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Open Access Publications from the University of California

Genomic predictors of remission to antidepressant treatment in geriatric depression using genome-wide expression analyses: a pilot study.

  • Author(s): Eyre, Harris A
  • Eskin, Ascia
  • Nelson, Stanley F
  • St Cyr, Natalie M
  • Siddarth, Prabha
  • Baune, Bernhard T
  • Lavretsky, Helen
  • et al.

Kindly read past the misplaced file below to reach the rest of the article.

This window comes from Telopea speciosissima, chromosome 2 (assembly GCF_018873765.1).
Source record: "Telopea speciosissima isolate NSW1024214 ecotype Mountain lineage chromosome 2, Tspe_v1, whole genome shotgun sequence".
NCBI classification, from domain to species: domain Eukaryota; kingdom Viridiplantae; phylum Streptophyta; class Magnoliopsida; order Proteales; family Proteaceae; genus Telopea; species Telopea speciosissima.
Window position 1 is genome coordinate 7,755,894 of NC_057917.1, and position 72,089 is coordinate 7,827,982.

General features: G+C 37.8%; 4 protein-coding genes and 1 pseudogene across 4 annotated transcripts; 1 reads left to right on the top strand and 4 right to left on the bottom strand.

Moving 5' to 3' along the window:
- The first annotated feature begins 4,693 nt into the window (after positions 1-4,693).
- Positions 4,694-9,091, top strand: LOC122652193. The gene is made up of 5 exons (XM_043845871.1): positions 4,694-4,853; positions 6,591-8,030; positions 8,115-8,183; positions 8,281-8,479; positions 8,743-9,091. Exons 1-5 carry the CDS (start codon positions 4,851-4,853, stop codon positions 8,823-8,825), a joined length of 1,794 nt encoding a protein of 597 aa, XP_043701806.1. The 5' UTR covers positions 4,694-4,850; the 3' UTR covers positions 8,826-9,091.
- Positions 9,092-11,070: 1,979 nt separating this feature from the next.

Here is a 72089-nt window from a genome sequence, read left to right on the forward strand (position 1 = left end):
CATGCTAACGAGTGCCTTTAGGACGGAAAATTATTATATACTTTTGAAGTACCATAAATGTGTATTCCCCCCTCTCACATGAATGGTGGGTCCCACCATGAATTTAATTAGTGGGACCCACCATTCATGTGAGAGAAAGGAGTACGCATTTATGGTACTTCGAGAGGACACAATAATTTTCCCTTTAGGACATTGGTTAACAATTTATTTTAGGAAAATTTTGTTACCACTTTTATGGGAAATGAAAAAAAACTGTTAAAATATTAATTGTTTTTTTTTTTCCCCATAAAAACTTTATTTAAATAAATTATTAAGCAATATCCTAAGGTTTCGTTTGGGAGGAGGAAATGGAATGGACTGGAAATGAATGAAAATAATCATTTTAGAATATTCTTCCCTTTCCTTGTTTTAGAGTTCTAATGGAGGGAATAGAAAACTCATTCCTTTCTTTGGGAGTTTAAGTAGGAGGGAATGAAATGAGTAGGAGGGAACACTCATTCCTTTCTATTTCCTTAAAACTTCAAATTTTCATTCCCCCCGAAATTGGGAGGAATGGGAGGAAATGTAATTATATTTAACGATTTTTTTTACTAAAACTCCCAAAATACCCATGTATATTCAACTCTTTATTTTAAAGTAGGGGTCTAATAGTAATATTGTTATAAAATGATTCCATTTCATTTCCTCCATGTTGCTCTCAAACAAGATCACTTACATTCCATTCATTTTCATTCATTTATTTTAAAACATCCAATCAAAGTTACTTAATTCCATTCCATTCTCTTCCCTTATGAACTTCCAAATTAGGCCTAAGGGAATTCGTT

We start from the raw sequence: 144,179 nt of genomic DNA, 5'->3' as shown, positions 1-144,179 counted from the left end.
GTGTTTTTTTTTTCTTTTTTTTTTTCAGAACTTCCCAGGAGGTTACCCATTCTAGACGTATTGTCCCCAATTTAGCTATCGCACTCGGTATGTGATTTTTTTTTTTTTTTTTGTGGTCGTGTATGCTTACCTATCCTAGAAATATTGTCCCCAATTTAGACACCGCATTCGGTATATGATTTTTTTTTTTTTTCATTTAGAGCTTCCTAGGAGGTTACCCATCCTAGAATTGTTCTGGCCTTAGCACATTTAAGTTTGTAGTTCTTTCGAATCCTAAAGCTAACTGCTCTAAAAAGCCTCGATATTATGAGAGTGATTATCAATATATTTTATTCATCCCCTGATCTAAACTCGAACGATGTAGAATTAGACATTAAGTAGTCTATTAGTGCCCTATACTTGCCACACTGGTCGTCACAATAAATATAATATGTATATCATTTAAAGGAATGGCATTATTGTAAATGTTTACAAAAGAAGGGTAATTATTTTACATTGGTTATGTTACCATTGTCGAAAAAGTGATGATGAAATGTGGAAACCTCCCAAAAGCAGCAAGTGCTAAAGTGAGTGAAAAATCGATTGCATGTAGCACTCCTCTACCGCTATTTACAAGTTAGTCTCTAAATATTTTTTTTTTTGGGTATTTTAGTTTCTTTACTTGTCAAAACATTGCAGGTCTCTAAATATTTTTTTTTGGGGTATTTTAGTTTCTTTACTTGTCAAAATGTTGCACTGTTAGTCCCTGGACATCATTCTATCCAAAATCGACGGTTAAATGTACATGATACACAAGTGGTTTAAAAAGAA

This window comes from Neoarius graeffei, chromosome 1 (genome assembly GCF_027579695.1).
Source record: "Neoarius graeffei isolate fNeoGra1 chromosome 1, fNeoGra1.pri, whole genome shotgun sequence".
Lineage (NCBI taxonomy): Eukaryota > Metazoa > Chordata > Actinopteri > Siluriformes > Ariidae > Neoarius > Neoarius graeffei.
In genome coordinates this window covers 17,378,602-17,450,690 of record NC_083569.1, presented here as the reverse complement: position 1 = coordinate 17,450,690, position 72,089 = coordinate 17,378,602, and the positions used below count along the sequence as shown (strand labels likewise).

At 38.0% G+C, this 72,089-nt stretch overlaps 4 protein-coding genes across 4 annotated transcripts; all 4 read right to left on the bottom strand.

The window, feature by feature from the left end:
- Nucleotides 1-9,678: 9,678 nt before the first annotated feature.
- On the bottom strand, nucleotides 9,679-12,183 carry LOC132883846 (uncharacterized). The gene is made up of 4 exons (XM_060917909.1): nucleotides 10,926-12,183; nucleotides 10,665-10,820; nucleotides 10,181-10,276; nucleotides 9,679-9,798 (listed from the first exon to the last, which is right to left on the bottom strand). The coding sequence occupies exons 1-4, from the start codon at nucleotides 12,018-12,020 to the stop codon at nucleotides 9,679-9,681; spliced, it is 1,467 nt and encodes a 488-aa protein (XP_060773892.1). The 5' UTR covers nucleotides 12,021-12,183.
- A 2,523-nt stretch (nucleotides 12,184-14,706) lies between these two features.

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This first pilot study of genome-wide expression as predictor of antidepressant response in late-life depression examined genome-wide transcriptional profiles in a randomized placebo-controlled trial of combined methylphenidate and citalopram.Genome-wide transcriptional profiles were examined in peripheral blood leukocytes sampled at baseline and 16 weeks from 35 older adults with major depression, who were randomized to methylphenidate + citalopram, citalopram + placebo, or methylphenidate + placebo. Methylphenidate doses ranged between 10 and 40 mg/day, and citalopram doses ranged between 20 and 60 mg/day. Remission was defined as Hamilton Depression Rating Scale score of 6 or below. Early remission was achieved in the first 4 weeks of treatment. We hypothesized that differential gene expression at baseline can predict antidepressant response.We analyzed gene expression in 24 remitters and 11 non-remitters. At baseline, we found three genes showing higher expression in all remitters versus non-remitters that satisfied the established level of significance: a fold change of 2 and p-value of 0.05 that included HLA-DRB5, SELENBP1, and LOC388588. Two gene transcripts showed higher expression in early remitters at baseline compared with non-remitters. The first gene was CA1 carbonic anhydrase gene, on chromosome 8 involved in respiratory function (fold change 2.54; p = 0.03). The second gene was the SNCA-α-synuclein gene, implicated, which binds to dopamine transporter (fold change 2.1; p = 0.03).Remission to antidepressants in geriatric depression may be associated with a particular gene expression profile in monoaminergic and metabolic pathways and needs to be replicated in a larger sample.

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